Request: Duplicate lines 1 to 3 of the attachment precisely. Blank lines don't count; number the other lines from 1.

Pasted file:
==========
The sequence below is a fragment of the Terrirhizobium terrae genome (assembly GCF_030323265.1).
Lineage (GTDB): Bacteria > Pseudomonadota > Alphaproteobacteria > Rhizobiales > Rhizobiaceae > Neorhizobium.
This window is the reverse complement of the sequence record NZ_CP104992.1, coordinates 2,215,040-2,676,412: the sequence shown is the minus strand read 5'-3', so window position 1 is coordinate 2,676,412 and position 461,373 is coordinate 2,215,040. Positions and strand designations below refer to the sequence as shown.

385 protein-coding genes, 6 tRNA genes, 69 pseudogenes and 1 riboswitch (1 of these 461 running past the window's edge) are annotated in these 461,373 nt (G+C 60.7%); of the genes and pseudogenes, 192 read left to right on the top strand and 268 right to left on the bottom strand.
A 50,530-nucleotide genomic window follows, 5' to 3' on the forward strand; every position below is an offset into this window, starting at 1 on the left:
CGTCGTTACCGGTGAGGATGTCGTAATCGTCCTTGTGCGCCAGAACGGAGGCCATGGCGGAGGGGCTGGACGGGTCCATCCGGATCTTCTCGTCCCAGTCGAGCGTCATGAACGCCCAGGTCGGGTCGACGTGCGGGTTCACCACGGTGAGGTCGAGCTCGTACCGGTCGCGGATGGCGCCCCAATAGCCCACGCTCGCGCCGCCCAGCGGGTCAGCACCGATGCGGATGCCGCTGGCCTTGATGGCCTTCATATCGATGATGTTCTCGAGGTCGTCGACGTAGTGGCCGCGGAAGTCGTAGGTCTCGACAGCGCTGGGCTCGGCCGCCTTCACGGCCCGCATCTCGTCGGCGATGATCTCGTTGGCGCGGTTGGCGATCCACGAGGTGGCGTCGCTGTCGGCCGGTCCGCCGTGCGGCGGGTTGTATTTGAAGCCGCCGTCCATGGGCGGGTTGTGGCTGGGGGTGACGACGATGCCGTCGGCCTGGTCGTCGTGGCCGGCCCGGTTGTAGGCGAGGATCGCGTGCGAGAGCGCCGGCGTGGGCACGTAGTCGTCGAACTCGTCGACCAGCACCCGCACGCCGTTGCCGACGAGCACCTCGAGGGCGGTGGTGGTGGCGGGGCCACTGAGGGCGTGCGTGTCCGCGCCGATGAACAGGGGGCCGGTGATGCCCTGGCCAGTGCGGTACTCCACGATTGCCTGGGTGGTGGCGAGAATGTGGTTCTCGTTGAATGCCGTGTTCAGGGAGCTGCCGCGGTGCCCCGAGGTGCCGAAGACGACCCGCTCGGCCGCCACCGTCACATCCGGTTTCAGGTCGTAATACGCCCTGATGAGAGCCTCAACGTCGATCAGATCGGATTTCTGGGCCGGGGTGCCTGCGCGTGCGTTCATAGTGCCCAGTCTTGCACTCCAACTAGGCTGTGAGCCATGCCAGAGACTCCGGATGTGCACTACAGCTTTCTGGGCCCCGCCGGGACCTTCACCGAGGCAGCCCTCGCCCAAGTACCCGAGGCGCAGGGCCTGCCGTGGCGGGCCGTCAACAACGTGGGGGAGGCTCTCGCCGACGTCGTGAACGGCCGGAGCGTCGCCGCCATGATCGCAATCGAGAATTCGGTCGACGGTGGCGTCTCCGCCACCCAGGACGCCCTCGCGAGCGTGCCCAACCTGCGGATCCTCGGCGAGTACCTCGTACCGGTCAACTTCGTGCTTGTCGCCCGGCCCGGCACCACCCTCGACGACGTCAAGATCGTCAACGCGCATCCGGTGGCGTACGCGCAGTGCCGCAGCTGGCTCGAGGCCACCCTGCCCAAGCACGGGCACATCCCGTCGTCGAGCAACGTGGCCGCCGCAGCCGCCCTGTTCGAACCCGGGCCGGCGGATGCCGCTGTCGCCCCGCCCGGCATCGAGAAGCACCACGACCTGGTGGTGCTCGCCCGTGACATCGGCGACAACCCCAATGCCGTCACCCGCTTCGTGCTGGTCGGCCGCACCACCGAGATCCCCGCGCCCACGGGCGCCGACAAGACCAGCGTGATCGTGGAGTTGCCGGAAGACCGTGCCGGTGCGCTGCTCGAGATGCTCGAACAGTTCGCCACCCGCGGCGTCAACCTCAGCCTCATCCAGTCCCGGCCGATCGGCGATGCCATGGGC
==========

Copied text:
The sequence below is a fragment of the Terrirhizobium terrae genome (assembly GCF_030323265.1).
Lineage (GTDB): Bacteria > Pseudomonadota > Alphaproteobacteria > Rhizobiales > Rhizobiaceae > Neorhizobium.
This window is the reverse complement of the sequence record NZ_CP104992.1, coordinates 2,215,040-2,676,412: the sequence shown is the minus strand read 5'-3', so window position 1 is coordinate 2,676,412 and position 461,373 is coordinate 2,215,040. Positions and strand designations below refer to the sequence as shown.